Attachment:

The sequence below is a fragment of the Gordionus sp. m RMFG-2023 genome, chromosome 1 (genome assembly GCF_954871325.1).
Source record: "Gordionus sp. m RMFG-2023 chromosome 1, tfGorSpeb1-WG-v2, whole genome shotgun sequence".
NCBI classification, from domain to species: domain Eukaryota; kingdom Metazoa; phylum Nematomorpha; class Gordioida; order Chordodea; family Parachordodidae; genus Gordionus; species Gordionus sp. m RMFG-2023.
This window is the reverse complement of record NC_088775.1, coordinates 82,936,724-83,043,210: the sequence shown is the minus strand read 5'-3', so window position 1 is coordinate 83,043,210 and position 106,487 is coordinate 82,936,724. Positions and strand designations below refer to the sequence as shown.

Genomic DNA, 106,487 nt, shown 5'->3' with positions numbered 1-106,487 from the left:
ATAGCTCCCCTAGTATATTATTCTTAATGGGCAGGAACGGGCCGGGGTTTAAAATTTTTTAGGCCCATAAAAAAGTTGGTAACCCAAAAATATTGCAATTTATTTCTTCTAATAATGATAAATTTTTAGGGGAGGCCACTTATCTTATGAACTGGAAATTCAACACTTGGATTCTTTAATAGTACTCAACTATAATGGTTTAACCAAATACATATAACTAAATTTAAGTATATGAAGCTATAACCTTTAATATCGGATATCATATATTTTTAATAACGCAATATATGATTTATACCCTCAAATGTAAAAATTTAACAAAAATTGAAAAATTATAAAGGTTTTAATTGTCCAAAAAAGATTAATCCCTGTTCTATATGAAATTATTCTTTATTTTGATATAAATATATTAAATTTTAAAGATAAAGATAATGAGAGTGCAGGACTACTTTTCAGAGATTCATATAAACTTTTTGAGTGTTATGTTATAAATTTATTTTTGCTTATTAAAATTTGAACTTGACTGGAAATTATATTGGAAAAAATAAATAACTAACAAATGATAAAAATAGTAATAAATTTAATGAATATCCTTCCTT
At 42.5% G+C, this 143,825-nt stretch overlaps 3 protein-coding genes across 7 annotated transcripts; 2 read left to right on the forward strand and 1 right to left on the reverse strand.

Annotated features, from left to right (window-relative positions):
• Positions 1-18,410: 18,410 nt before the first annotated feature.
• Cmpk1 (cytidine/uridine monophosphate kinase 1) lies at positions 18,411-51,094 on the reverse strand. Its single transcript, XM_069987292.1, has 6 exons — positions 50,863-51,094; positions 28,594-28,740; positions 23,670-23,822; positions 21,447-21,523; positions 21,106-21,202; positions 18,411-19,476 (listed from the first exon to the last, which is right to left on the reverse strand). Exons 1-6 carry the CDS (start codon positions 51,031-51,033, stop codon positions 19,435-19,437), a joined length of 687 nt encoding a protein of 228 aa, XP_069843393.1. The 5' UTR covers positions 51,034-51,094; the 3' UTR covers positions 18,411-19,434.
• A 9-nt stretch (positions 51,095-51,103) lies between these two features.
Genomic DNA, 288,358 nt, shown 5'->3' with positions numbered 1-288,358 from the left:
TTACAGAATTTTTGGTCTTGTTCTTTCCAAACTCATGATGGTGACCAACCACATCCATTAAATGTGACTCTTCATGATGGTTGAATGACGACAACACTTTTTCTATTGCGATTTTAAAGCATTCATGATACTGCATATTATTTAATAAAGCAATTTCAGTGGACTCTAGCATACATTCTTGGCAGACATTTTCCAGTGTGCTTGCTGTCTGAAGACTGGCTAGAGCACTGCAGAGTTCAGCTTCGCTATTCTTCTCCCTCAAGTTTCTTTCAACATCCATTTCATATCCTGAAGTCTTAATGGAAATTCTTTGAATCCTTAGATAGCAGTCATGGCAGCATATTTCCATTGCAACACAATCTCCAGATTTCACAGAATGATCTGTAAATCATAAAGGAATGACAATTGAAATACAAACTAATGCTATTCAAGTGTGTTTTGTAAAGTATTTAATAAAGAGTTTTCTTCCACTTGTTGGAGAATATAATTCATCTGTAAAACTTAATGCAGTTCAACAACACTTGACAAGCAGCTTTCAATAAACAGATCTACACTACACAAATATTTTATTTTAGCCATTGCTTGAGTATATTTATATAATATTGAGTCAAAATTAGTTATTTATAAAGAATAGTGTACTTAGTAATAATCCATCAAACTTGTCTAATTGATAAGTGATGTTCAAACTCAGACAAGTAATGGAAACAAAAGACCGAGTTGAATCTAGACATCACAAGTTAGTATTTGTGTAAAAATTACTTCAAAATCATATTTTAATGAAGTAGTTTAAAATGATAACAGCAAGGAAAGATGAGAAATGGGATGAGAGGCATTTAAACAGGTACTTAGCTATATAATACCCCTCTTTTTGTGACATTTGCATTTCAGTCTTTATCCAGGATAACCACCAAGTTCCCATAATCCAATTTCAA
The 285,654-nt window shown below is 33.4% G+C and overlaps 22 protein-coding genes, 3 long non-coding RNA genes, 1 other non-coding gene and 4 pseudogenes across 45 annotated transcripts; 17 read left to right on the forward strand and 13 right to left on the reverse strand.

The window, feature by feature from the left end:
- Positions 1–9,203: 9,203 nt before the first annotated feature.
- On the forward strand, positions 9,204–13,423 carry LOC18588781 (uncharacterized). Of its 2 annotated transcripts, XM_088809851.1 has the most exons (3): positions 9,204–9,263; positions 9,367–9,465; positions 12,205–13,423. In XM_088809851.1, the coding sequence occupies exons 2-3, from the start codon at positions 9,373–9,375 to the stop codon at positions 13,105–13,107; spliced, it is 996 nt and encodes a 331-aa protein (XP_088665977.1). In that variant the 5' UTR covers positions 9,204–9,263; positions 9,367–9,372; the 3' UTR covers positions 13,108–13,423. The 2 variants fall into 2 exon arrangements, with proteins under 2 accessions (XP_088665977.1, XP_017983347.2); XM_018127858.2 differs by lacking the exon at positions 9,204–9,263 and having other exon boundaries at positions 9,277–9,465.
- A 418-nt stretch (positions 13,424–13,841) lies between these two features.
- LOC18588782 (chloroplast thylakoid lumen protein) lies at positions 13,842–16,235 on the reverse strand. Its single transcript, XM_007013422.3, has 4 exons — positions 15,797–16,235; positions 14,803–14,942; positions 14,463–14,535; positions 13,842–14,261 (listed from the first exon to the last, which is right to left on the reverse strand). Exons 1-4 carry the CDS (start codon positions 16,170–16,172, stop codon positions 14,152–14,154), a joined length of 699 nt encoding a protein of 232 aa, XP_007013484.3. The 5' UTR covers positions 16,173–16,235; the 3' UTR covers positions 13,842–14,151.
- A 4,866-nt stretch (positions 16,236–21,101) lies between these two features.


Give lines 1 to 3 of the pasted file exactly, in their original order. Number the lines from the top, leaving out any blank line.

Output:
The sequence below is a fragment of the Gordionus sp. m RMFG-2023 genome, chromosome 1 (genome assembly GCF_954871325.1).
Source record: "Gordionus sp. m RMFG-2023 chromosome 1, tfGorSpeb1-WG-v2, whole genome shotgun sequence".
NCBI classification, from domain to species: domain Eukaryota; kingdom Metazoa; phylum Nematomorpha; class Gordioida; order Chordodea; family Parachordodidae; genus Gordionus; species Gordionus sp. m RMFG-2023.